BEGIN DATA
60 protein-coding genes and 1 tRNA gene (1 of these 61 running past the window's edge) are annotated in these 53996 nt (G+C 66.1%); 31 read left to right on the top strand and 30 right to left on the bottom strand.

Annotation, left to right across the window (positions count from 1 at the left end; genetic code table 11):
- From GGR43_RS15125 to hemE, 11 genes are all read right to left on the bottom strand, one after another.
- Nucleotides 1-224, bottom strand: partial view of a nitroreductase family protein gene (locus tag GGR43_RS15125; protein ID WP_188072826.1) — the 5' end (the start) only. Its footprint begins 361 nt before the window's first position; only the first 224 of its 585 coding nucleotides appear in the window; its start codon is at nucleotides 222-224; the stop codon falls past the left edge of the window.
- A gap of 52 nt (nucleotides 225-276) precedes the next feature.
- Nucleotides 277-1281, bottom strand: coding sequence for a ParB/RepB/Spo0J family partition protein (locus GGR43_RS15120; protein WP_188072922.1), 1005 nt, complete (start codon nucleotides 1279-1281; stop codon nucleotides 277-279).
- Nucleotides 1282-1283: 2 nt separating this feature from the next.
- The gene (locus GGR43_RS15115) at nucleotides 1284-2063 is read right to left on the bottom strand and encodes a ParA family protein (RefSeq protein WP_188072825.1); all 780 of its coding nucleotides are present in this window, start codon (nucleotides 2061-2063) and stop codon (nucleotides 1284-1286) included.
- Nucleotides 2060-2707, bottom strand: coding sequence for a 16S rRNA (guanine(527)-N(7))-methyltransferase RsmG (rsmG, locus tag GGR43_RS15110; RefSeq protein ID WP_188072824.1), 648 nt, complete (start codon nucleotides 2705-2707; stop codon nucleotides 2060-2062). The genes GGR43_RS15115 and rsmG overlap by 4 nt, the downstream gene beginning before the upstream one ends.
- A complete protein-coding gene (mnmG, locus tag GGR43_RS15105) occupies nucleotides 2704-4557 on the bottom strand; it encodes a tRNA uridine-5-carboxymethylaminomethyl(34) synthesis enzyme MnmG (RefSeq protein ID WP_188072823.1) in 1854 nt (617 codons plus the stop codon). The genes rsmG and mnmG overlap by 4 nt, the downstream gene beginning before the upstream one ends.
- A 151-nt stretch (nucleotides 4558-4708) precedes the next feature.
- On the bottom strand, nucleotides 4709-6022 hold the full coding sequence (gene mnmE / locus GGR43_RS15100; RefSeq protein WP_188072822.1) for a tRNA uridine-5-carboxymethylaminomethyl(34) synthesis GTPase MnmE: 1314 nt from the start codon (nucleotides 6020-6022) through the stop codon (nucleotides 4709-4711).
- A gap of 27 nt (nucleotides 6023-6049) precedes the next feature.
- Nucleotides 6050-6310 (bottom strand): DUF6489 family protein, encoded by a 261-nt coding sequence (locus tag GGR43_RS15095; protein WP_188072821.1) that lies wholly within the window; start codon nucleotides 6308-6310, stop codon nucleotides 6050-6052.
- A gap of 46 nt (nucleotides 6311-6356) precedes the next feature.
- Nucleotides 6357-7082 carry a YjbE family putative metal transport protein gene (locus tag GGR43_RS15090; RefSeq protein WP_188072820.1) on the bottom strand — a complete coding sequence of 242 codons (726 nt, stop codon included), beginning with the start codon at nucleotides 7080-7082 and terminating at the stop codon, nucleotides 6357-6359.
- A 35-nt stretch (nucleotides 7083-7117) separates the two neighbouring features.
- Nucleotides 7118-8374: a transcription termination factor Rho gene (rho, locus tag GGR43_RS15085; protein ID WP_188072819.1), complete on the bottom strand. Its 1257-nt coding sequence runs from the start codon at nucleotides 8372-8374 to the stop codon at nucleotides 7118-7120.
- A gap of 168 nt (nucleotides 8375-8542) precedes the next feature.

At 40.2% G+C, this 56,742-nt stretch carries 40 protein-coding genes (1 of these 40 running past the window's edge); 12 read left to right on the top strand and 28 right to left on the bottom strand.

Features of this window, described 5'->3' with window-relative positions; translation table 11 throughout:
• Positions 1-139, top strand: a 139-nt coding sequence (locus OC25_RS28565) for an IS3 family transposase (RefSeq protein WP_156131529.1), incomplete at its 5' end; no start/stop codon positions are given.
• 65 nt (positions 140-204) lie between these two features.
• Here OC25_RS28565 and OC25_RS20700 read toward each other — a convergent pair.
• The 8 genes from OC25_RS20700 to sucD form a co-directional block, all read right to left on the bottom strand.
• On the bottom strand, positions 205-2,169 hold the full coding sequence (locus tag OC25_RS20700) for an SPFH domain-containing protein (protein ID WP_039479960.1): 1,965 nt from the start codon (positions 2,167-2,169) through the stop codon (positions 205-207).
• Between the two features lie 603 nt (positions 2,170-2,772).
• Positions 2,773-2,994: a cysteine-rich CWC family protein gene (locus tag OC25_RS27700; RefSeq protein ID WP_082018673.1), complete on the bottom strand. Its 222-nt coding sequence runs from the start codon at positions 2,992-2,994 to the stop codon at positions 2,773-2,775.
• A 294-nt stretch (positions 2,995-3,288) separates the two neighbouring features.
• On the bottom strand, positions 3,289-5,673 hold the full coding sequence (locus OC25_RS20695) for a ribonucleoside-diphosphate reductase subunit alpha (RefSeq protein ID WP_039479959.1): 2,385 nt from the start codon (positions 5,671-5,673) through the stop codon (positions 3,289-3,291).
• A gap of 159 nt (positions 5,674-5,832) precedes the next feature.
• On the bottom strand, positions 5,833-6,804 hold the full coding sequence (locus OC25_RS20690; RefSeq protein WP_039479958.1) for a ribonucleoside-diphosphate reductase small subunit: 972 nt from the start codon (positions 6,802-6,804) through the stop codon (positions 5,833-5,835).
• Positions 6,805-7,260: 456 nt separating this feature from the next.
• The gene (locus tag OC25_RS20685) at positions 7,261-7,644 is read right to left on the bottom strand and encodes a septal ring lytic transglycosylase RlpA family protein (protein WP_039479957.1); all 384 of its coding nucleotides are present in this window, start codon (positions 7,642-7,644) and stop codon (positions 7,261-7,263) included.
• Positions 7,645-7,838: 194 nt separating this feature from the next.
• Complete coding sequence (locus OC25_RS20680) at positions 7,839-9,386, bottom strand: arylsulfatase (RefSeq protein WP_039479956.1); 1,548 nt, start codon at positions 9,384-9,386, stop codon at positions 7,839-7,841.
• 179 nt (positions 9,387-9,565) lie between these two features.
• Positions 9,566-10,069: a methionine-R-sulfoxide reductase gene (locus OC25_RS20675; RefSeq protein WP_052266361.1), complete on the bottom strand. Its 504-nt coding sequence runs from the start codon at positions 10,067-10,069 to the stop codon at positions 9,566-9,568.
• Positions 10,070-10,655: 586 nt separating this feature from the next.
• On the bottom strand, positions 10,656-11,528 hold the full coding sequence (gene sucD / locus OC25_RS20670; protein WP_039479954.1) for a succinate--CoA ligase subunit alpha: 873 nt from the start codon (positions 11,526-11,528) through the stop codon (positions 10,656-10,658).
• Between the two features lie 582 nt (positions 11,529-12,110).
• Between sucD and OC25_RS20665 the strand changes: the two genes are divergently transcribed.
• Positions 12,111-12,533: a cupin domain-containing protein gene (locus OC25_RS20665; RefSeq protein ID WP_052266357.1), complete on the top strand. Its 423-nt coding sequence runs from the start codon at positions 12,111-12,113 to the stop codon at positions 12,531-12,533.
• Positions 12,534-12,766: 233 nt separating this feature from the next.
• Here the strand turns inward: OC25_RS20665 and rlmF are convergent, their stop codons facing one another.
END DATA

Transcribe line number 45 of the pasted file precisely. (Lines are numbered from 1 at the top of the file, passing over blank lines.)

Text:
• Here the strand turns inward: OC25_RS20665 and rlmF are convergent, their stop codons facing one another.